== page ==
Once your product reaches the Customs Broker’s warehouse on the U.S. side of the border, the Custom Broker will process the Export Form, known in Mexico as “Pedimento.” This form contains all information related to the products being exported, including the amount, description, price, etc. It also certifies that the products meet the criteria and requirements to be imported to Mexico, such as labeling, packaging, certificate of free sale, and any other requirement needed. It also contains information on the exporter and the importer of the shipment.
The Mexican government requires that all exports to the country have an importer of record. This basically means that you must have a person or company responsible for the import of your products into the country. These companies must also be registered into Mexico’s Import Records, known also as “Padron de Importadores.” If your client or buyer is not registered as an importer, you will have to use the services of an Import Company which will basically act as the importer of record for your products. The cost of contracting the services of an Import Company is approximately five percent of the value of the shipment.
After the Customs Broker ensures that all goods exported from the United States to Mexico abide by the receiving country’s regulations, he proceeds to send electronically the request to import the products to Mexican Customs. Once approved, the shipment is exported and the duties paid.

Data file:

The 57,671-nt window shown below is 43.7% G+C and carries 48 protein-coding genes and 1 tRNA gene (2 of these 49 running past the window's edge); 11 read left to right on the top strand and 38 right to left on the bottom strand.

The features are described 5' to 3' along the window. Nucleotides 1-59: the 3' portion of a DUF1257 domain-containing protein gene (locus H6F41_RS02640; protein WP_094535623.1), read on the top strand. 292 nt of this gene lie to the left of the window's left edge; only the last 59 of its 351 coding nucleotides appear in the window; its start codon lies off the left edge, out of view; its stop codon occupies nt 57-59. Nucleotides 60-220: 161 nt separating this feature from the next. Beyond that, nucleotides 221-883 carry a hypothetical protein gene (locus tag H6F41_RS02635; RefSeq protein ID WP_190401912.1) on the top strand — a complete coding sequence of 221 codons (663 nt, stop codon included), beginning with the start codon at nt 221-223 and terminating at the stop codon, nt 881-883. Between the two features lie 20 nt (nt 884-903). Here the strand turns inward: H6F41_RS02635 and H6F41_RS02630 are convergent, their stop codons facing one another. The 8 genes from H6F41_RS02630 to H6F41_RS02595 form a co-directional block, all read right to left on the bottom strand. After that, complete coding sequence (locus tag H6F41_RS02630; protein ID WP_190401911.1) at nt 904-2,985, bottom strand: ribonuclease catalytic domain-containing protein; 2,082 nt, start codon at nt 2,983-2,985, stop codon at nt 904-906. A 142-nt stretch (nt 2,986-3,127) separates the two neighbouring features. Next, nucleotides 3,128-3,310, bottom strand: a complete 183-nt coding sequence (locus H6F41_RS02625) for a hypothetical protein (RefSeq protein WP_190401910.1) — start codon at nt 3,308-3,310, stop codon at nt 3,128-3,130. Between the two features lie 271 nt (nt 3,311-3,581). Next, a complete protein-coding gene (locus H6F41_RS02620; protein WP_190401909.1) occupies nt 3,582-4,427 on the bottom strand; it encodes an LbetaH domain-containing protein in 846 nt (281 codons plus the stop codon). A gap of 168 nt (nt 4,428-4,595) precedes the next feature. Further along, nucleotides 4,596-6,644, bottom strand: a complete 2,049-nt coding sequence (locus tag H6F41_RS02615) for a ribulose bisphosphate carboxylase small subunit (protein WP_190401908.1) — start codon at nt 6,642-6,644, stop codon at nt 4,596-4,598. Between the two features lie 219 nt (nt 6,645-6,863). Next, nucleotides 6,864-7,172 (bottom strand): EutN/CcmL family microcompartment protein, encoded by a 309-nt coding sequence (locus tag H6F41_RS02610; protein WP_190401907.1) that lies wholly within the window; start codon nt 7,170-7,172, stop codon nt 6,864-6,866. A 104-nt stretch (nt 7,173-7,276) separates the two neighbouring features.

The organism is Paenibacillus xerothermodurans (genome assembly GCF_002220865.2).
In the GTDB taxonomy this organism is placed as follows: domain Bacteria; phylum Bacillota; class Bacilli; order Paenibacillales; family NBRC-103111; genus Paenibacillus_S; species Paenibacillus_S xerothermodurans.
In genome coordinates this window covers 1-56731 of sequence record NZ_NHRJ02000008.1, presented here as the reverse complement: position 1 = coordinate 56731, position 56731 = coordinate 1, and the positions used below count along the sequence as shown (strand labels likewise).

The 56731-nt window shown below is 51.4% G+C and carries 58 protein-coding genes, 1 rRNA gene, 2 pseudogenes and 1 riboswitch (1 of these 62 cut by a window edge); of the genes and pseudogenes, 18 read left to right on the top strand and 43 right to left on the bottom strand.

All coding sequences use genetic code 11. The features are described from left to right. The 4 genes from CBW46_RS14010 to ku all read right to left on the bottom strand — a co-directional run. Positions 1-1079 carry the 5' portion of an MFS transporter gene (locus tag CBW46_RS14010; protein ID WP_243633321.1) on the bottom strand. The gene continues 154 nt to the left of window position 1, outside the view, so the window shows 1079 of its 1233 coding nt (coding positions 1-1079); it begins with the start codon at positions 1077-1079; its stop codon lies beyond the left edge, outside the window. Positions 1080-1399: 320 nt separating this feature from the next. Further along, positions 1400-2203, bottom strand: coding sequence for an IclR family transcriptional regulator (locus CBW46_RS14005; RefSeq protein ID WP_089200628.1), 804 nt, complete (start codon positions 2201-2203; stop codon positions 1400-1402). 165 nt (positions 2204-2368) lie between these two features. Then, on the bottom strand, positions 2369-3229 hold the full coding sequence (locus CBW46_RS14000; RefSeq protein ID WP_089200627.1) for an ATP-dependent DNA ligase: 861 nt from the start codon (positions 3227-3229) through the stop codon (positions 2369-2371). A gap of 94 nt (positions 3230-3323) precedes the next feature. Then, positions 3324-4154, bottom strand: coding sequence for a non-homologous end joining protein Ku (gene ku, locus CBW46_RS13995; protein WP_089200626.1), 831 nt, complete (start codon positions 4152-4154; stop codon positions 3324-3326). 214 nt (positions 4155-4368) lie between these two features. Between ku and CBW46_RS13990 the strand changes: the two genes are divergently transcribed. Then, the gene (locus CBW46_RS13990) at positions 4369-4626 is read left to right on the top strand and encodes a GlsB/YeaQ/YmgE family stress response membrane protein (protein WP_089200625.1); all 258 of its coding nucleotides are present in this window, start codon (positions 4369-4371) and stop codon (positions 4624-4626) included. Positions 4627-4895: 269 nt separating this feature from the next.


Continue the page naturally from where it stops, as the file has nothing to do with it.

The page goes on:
The Mexican Government requires a Pre-Shipment Inspection (PSI) for some goods for importation into the country, and is often carried out by a private organization. The importer is usually responsible for arranging the inspection, but the exporter must make the goods available for inspection within the country of origin, in this case, the United States.
Note: The Mexican Customs Bureau reports that one of the most common mistakes U.S. exporters make relates to a lack of documentation. Other issues that can result in the detention or rejection of shipments include violation of sanitary and phytosanitary requirements and non-compliance with labeling regulations.
Wood Packaging Materials
It is important to note that there are special regulations related to wood packaging materials, e.g. pallets, crates, etc. The regulations are intended to prevent the spread of foreign pests and disease in Mexico. Since these regulations frequently change it is advisable to check with your Customs Broker to ensure that all wood packaging is in accordance with the most up-to-date government regulations.
Service Providers Network
If you are seeking support/guidance for any related issues, please refer to our electronic Business Service Providers Directory (BSP). If you are an experienced service firm with expertise in helping U.S. exporters and investors, please click here to read how to join our Business Service Providers Network.
Further Questions, Comments, Concerns on This Topic
For specific questions about the Mexico’s import requirements for products, please contact a U.S. Commercial Service Mexico Specialist by Industry.